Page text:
In the 2012 edition of the NFPA 70E, the National Fire Protection Association (NFPA) replaced the term “Flame Resistance (FR)” with ”Arc-Rated (AR)” which caused confusion for many in the industry what the difference is between AR and FR clothing. For linemen and electricians, electrical personal protective equipment (PPE) is extremely important because it may be the difference between life or death. Although, when it comes to protective clothing, staying current with many different terms, standards, and abbreviations gets challenging. So what is the difference between arc-rated (AR) clothing and flame resistant (FR) clothing?

Difference between AR and FR clothing

All arc-rated clothing (AR) is flame resistant, but not all flame-resistant clothing (FR) is arc-rated because not all flame-resistant fabrics have been tested for exposure against arc flash. Simply put, if your flame-resistant clothing has an arc rating, it is arc-rated.

AR arc-rated clothing FR flame-resistant clothing
Arc rated – tested & passed           exposure to arc flash Not arc-rated because not all fabrics are tested against exposure to arc flash

All AR clothing is flame-resistant… but not all FR clothing is arc-rated.

Statistics that reinforce the importance of AR clothing & FR clothing:

  • Most severe burn injuries and casualties are caused by non-FR clothing that ignites and continues to burn.
  • More than 2,000 people are admitted to burn centers annually with severe burns from an arc flash.
  • Every day in the United States, an arc flash explosion occurs in electrical equipment that sends an employee to a burn center.

What is FR clothing?

FR stands for flame-resistant. The primary objective of FR clothing is to resist ignition. In the United States, we use the test by ASTM D-6413, also known as Vertical Flame Test while the European standard is a flame impingement test, which is a lower threshold of resistance to ignition. FR clothing is designed to protect employees from fire-related hazards such as flash fires, flames, and embers. For an article of clothing to be classified as flame resistant, the fabric must resist ignition and/or quickly self-extinguish flames to protect the wearer. FR clothing is not fireproof meaning it will ignite if exposed to fire. Although, FR is designed to self-extinguish meaning It will not continue to burn once ignited. FR clothing helps to reduce the extent of burn injuries. FR clothing is important because if flammable clothing is ignited it does not self-extinguish and will cause the victim to burn over a greater area of their body and more deeply causing more damage.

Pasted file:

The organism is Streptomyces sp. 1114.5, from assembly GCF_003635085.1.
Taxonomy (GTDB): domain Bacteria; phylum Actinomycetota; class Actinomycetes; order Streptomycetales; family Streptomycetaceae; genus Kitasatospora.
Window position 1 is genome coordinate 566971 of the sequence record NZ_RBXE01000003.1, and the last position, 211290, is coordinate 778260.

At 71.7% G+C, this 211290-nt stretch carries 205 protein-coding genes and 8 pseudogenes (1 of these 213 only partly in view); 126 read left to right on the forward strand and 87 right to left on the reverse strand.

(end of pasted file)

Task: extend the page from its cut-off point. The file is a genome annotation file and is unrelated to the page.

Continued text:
FR clothing protects the wearer from:

  • Self-extinguishes or resists ignition.
  • Does not melt onto the skin.
  • Provides thermal insulation from heat.
  • Resists breaking open and exposing skin.
  • Minimizes burn injury and increases chances of survival.

What is AR clothing?

AR stands for Arc-Rated and all arc-rated clothing is flame resistant. The official arc rating standard (ASTM 1959) requires fabrics to be FR to qualify for testing. AR clothing protects the wearer from electrical arc flash hazards. AR clothing requires additional testing not required for FR clothing. Arc-rated clothing is exposed to a series of arc flashes to determine how much energy the fabric can block before it can cause the wearer 2nd-degree burns, 50% of the time. More simply stated, arc rating measures insulation of FR fabrics to arc flash. The result of this test is expressed in calories and is known as the Arc Thermal Performance Value (ATPV). You can find out if your garment is Arc rated by checking the internal label on your clothing.

Arc-rated clothing is required when employees are near or working on exposed live parts greater than 600V. Under such conditions, clothing could be ignited by:

  • Nearby flammable material that could be ignited.
  • Molten metal splatter from electric arcs.

In conclusion: Arc-rated clothing or equipment indicates that it has been tested for exposure to an electric arc flash. Flame-Resistant (FR) clothing without an arc rating has not been tested for exposure to an electric arc. AR was created to make it easier for employers and consumers to identify if the clothing they are wearing offers sufficient protection. It allows users to find out whether the clothing will resist ignition, offer heat resistance, or self-extinguish.

Learn more about 2012 edition of the NFPA 70E and the National Fire Protection Association (NFPA).

Now that you are educated on the difference between AR and FR clothes give us a call at 847-531-0559 or fill out a contact form we can help you find the right Arc flash suits, AR clothes, or FR clothes for the job! Divergent Alliance is proud to be a one-stop-shop for all lineman tools, equipment, and electrical PPE